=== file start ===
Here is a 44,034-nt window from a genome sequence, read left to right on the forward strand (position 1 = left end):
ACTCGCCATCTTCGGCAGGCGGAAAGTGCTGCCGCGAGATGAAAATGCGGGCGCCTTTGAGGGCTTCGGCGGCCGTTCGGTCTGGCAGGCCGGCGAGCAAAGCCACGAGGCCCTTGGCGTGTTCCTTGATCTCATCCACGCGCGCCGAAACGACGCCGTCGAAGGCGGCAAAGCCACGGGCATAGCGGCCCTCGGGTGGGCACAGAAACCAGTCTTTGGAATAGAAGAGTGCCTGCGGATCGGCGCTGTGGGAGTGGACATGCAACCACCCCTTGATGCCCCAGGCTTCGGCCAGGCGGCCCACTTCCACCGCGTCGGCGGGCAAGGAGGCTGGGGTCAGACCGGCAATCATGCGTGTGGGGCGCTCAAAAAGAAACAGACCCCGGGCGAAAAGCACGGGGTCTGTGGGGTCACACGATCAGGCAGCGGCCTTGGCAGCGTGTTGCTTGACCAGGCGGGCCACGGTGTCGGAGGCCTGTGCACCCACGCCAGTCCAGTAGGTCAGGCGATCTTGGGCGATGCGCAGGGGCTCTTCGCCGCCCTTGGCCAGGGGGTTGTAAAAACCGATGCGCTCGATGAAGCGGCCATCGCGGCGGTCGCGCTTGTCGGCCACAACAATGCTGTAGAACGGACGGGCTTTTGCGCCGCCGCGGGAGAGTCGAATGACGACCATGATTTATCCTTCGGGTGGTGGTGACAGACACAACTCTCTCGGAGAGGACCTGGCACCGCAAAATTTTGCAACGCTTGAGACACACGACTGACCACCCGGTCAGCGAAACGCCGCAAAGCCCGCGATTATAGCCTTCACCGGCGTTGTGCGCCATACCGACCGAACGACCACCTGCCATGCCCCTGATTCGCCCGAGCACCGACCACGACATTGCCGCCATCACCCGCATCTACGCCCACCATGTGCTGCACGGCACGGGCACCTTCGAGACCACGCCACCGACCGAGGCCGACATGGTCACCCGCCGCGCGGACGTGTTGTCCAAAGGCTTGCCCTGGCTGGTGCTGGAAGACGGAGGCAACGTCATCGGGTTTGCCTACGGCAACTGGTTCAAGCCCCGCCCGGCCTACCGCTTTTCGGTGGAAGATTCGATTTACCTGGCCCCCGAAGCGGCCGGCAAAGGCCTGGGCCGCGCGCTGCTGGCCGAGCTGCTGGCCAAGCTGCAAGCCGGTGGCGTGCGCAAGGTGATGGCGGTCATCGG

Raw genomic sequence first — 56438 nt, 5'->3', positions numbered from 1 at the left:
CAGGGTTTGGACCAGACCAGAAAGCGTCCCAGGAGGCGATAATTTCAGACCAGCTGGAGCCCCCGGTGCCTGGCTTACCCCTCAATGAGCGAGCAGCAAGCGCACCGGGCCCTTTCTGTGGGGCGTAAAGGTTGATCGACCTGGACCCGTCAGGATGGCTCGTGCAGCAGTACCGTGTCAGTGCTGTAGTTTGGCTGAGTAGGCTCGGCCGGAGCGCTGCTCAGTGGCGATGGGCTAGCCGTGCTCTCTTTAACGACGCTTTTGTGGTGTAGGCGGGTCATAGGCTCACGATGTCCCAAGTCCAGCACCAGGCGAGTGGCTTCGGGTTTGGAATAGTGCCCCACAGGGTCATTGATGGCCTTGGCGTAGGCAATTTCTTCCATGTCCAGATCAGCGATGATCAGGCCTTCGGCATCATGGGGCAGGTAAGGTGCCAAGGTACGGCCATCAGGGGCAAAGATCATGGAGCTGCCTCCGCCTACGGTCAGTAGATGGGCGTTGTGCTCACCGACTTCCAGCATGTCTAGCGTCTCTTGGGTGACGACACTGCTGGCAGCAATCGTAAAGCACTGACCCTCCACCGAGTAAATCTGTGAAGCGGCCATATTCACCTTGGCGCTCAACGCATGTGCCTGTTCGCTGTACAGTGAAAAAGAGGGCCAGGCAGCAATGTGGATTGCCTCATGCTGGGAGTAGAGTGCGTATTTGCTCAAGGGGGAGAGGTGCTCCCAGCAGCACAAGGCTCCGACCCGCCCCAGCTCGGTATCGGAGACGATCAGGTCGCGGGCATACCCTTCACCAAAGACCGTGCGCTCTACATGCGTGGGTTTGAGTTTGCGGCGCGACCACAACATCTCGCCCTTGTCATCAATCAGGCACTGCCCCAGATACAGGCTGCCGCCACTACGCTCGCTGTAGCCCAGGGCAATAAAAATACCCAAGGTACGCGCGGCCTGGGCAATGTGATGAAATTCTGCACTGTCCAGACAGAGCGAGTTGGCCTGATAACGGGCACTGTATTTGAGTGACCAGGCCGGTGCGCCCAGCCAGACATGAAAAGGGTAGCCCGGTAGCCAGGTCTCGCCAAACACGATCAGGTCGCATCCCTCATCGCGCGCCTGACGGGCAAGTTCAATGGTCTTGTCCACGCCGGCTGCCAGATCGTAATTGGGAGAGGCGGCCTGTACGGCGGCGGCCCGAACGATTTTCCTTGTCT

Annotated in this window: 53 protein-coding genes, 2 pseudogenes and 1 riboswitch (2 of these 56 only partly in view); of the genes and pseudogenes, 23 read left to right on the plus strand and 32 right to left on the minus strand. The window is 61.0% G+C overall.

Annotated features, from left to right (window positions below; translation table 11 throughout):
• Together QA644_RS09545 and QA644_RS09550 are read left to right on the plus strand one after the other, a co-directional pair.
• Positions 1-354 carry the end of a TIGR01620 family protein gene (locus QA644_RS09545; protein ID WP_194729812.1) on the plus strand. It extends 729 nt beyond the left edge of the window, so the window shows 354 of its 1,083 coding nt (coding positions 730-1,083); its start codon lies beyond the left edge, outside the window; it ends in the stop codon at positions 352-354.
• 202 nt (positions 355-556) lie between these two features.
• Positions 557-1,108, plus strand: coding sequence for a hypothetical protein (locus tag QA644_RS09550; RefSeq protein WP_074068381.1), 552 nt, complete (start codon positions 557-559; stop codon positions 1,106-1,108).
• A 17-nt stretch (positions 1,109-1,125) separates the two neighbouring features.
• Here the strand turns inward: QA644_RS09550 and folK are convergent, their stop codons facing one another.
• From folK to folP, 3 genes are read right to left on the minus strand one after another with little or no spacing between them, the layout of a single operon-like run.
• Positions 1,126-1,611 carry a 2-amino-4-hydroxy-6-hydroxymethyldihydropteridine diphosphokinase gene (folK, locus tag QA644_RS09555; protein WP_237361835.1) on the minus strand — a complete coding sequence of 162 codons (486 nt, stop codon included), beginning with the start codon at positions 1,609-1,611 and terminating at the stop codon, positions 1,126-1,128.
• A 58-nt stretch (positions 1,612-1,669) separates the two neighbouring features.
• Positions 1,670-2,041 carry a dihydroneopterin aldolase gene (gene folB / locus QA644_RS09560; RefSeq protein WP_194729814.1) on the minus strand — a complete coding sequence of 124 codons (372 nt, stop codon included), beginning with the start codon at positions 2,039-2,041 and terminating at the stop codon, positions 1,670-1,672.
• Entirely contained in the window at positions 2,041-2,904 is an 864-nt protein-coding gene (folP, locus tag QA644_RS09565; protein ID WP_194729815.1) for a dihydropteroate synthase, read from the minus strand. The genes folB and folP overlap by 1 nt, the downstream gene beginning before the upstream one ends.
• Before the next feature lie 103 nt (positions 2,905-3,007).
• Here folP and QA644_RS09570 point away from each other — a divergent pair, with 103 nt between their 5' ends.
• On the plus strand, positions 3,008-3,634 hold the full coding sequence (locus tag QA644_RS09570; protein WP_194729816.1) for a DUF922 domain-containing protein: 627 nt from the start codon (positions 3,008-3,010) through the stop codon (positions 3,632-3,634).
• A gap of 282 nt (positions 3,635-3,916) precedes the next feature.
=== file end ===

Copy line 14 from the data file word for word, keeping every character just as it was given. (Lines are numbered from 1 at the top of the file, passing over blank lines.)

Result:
• Positions 1,126-1,611 carry a 2-amino-4-hydroxy-6-hydroxymethyldihydropteridine diphosphokinase gene (folK, locus tag QA644_RS09555; protein WP_237361835.1) on the minus strand — a complete coding sequence of 162 codons (486 nt, stop codon included), beginning with the start codon at positions 1,609-1,611 and terminating at the stop codon, positions 1,126-1,128.